Xenia Caesar, The Mother Of Russian Figure Skating

Born in 1889 in St. Petersburg, Russia, Xenia Genrichovna Caesar developed a sense of discipline and appreciate for melody as a child by studying piano with her father, a music teacher. Along with her sisters Barbara and Olga, Xenia joined the St. Petersburg Society Of Ice Skating Amateurs when she was still a student. At the frozen Yusupov Gardens, she excelled at the finer points of compulsory and special figures under the expert tutelage of none other than Olympic Gold Medallist Nikolay Panin-Kolomenkin. Panin later recalled, "From the first meeting with her on the ice, I was amazed by her abilities... Soon Xenia took a leading place among the younger population of the 'Academy'."

In 1910, Xenia made her debut at the Russian Championships, finishing third in the men's event which was won by Karl Ollo. When a women's competition was formally introduced the following winter, she claimed the gold, defeating fellow Panin disciple Lidia Popova. That same winter, she finished second at a figure skating competition for women which was held in conjunction with the European Championships, which at that time were only contested by men. Xenia reigned as the Russian women's champion for five years in a row and in 1914 in St. Moritz, she became the first Russian woman to participate in the World Championships. Hampered by low marks in the school figures, she placed seventh of the nine entries despite earning third place ordinals from both the German and British judges in free skating. Unfortunately, the outbreak of the Great War ended her competitive figure skating career.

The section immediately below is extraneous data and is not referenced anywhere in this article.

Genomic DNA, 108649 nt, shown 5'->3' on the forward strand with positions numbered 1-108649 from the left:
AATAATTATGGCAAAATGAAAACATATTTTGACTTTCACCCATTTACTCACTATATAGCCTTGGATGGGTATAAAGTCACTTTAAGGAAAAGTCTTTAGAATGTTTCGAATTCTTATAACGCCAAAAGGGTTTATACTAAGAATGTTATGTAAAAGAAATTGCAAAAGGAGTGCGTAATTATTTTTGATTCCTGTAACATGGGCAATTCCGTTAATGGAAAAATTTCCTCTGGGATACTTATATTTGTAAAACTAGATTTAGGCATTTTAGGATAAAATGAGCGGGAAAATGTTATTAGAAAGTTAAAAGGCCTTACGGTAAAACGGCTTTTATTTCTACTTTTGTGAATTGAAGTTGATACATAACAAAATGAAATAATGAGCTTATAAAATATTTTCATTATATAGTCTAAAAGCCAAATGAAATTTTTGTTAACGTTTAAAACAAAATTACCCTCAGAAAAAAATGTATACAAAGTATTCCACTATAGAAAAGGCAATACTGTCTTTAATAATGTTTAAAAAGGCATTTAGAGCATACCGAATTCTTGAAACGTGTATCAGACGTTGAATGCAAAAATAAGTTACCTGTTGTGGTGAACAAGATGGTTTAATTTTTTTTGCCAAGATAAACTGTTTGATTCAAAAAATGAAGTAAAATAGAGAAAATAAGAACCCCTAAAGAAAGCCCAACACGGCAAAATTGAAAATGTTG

Following the War, Xenia served as a professor at the Institute Of Physical Culture in Leningrad and was the founder and head instructor at the school of figure skating at the Leningrad Provincial Council of Trade Unions. She later taught at the Pischevkus and Lesgaft skating schools with Nikolay Panin-Kolomenkin and fellow Russian Champions Karl Ollo and Fedor Datlin before returning to the Yusupov Gardens to teach skating with the Central Club of the Leningrad Provincial Council of Trade Unions. Among her students were 1937 and 1939 Soviet pairs champions Raisa (Novozhilova) and Alexander Gandelsman.

Although contemporary sources claim that Xenia passed away in 1967, the Russian National Library's "Book of Memory of Victims of Political Repression in the USSR" supports journalist Oleg Chikiris' claim that she actually died in May 1942 during the Siege Of Leningrad and was buried near Nikolay Panin-Kolomenkin in Piskarevskoe Cemetery. For those who aren't up on their World War II history, the German occupation of Leningrad was nothing short of horrific. Over one and a half million people died - the largest loss of life ever in a modern city - and starvation was so extreme that citizens resorted to eating sawdust, rats and cats - even murder and cannibalism. Many died on the streets. Hardly a fitting end to anyone's story, let alone the mother of Russian figure skating. Inducted into the Hall Of Fame of the Federal State Educational Institution of Higher Professional Education, National State University of Physical Culture, Sports and Health posthumously, Xenia's tragic story is all but forgotten outside of Russia today.

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